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Sunday, October 21, 2007

The Queen Gets Up in Mr. Putin's Face

The Moscow Times reports on how the British monarch is thumbing her nose at the malignant little troll who creeps about in the Kremlin. You go, girl!

It was once Colonel Oleg Gordievsky [pictured below, right] of the KGB. Today it is Sir Oleg Gordievsky KGB after the queen honored the former Soviet intelligence officer by appointing him Knight Governor of the Most Distinguished Order of the Bath at a ceremony in Buckingham Palace. Others who have been invested into this ancient order have included the late Ronald Reagan, Caspar Weinberger and Sir Bob Geldof.

"I'm delighted to be able to put the letters KGB after my name," said Sir Oleg, speaking from his top secret MI5 safe house at 25 Rosewood Villas, Cheltenham. "Even since I was a boy growing up in a crumbling pannelny dom in Nizhny Strashnov, I dreamed of such an honor. To be a knight of chivalry became the goal of my life.

"I read stories about Rapunzel letting down her silky hair from the turrets of her castle or about the heroic exploits of secret orders like the Knights of the Vine, who operated entirely at night in expensive restaurants, where they rescued priceless bottles of wine from confinement in cold, damp, badly lit cellars. Of course, that was all just childish fantasy. But in real life, to be in the KGB became my only professional ambition -- a kind of complex."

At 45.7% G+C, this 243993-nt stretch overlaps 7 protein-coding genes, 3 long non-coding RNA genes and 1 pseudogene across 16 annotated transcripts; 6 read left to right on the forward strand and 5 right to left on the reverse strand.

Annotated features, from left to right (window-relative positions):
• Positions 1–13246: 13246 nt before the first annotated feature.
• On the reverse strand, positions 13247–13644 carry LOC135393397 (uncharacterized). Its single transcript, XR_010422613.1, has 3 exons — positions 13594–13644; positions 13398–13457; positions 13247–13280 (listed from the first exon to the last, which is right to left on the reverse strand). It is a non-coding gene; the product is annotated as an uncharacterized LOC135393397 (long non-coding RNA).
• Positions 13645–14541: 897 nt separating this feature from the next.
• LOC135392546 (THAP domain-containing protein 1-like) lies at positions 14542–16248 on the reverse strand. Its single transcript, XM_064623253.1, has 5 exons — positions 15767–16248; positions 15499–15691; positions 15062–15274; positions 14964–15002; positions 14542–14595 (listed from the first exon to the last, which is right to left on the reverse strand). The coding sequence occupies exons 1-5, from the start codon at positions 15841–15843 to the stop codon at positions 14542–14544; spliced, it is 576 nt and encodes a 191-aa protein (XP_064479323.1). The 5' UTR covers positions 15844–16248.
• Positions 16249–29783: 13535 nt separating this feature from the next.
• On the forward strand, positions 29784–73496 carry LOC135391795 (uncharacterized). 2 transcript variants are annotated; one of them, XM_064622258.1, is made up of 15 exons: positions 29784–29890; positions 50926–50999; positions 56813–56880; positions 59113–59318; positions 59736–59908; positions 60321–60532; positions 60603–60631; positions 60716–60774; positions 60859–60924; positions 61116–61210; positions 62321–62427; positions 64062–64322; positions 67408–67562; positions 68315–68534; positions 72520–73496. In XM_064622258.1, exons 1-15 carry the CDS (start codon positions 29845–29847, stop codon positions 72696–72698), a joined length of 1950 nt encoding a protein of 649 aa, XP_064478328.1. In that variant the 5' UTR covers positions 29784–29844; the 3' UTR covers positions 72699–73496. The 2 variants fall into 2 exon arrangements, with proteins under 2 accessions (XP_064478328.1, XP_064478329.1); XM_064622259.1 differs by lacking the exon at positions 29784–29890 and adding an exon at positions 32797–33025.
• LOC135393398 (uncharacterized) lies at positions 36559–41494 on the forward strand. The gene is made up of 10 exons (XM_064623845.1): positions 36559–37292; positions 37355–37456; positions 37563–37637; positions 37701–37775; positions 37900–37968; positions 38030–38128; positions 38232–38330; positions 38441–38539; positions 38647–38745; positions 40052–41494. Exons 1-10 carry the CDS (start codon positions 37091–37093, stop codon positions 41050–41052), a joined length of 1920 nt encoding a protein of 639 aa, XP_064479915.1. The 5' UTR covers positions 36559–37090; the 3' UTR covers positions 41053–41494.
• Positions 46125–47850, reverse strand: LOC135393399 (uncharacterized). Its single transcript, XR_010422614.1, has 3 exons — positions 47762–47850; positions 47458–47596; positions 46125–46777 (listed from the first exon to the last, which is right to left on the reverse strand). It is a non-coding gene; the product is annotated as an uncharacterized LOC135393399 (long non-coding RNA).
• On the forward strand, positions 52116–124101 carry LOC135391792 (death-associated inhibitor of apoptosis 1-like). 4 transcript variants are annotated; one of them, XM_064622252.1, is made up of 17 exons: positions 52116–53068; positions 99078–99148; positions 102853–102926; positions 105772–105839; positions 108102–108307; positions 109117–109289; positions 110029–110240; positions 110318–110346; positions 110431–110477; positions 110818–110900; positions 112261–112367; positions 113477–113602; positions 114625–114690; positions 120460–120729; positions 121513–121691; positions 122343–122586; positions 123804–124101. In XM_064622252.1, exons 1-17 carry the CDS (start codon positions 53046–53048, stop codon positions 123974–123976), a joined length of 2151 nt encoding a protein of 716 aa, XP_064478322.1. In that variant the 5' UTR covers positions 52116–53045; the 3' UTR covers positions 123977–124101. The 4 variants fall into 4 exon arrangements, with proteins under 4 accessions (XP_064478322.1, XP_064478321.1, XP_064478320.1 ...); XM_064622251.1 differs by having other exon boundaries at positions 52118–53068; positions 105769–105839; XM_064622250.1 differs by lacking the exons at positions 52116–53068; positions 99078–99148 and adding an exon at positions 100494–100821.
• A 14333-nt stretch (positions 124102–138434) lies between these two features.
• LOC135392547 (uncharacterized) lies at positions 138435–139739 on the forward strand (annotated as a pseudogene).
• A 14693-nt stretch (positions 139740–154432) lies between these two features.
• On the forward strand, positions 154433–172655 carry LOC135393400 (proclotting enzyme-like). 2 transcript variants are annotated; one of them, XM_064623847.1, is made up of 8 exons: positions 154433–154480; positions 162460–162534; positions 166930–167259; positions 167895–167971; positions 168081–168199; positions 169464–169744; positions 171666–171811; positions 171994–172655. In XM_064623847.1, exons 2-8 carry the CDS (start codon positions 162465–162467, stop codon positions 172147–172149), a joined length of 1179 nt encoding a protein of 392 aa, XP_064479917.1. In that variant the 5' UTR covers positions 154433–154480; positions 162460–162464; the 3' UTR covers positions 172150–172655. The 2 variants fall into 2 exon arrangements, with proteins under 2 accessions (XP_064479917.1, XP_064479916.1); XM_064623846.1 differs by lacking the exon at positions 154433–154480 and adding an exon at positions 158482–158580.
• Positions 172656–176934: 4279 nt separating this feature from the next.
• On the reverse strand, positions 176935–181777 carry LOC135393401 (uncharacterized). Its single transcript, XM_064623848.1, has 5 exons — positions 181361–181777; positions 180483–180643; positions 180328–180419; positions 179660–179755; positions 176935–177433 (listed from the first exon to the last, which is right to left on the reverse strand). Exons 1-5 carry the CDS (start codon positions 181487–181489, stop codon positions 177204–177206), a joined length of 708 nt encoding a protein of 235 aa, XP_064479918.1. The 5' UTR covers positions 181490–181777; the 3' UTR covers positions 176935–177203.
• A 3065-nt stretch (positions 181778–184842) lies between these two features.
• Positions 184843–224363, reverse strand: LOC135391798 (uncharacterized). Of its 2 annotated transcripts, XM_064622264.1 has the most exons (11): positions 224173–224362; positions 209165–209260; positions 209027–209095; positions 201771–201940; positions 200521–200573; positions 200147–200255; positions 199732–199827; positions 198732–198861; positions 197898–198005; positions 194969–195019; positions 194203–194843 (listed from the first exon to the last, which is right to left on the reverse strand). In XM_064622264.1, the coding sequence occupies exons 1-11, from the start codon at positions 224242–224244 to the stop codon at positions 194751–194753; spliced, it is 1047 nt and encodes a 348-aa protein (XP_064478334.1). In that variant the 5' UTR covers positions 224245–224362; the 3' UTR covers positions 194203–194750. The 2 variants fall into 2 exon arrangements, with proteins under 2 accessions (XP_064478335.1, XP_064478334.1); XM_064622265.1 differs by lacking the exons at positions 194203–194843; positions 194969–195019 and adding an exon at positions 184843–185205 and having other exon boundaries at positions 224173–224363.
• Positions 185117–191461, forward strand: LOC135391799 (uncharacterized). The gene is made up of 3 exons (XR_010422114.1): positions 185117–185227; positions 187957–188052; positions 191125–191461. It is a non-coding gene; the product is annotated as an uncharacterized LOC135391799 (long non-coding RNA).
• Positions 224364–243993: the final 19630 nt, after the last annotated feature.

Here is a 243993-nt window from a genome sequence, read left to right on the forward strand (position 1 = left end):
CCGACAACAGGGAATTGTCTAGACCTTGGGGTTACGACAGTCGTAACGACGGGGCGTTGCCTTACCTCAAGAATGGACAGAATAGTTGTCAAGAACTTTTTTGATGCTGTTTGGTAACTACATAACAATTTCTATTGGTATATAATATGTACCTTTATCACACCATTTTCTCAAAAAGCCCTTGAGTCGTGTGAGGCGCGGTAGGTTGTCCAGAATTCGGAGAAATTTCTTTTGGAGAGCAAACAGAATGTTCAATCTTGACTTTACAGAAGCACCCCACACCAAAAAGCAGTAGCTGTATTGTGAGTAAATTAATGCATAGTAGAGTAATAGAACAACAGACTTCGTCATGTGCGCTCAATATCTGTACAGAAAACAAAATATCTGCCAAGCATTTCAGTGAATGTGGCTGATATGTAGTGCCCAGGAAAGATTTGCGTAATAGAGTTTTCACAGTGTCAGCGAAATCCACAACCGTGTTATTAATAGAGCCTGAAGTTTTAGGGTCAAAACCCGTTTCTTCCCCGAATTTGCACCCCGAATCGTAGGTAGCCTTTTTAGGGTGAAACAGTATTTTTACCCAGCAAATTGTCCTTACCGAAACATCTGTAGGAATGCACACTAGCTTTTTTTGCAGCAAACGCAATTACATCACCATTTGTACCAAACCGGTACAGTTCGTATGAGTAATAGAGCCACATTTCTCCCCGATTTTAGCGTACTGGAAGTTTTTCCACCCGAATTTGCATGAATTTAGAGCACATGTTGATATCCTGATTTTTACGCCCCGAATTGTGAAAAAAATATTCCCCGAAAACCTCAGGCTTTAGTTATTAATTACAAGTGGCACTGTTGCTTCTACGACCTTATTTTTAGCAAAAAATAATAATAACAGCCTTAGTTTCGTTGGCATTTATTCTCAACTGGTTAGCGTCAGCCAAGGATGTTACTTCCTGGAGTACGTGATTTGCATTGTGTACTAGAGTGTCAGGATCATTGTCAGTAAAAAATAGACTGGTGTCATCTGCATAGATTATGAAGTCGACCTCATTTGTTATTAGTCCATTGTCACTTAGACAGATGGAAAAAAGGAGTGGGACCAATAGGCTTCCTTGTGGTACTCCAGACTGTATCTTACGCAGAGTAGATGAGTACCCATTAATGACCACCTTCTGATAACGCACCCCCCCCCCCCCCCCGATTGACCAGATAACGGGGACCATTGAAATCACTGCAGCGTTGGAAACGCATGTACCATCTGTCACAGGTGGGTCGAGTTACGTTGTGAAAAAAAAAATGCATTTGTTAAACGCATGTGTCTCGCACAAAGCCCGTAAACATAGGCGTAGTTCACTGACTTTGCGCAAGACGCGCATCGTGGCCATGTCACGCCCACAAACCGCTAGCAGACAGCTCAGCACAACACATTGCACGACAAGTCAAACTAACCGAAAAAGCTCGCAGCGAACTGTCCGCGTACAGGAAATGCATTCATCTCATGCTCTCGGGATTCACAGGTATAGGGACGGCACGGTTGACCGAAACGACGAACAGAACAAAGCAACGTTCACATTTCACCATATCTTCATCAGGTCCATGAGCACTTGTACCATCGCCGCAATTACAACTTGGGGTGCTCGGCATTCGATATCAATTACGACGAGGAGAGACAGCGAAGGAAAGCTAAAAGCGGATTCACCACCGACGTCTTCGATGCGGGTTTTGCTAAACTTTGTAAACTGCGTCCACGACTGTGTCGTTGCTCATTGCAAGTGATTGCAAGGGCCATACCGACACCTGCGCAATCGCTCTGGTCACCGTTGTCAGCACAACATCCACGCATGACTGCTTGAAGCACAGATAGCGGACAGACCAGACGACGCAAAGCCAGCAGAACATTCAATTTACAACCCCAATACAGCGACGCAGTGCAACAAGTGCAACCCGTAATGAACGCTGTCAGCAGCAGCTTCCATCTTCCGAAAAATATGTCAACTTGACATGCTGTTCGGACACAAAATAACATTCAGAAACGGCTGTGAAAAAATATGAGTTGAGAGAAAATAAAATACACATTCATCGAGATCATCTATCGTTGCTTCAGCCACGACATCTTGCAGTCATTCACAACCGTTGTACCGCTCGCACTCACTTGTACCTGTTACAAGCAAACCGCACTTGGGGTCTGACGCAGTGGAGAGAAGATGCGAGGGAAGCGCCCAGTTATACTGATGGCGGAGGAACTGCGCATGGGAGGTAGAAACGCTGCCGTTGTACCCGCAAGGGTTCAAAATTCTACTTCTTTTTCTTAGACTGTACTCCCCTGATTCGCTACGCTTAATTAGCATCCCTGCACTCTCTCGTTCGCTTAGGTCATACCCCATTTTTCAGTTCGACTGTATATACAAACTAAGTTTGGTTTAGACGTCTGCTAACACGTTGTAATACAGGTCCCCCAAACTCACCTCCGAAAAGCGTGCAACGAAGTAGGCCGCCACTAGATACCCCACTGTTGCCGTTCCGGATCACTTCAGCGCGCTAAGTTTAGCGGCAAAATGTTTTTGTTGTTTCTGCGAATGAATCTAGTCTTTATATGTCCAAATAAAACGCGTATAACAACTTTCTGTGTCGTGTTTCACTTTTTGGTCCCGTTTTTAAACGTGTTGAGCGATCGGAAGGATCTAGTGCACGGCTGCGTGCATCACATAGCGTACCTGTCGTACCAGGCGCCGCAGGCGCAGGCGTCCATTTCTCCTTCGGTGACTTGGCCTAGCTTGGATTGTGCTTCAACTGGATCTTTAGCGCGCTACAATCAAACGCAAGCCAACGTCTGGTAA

Sir Oleg entered the KGB as a talented young college graduate in the early 1970s. Despite rapid promotion, he became disillusioned with life on Lubyanskaya Ploshchad when he realized that it was never going to provide him with boxes at Ascot racecourse, Centre Court seats at Wimbledon or completely free access to the British secret service, even though the latter was explicitly mentioned in his compensation package.

So in 1985, he moved to Britain. Twenty years later, he had all three. Now he is a British KGB as well, the icing on Sir Oleg's life cake. He is the only retired colonel in Cheltenham to have both KGBs.

"I'm over the moon," said this now fully anglicized Russian, grinning impishly over a cup of Tetley's Oop North tea (with milk and four sugars). "It's almost like hearing that England has won an international soccer match."

The rarely awarded KGB is used to honor exceptional individuals who have rendered important nonmilitary service to the queen in Britain or another member of the Commonwealth.

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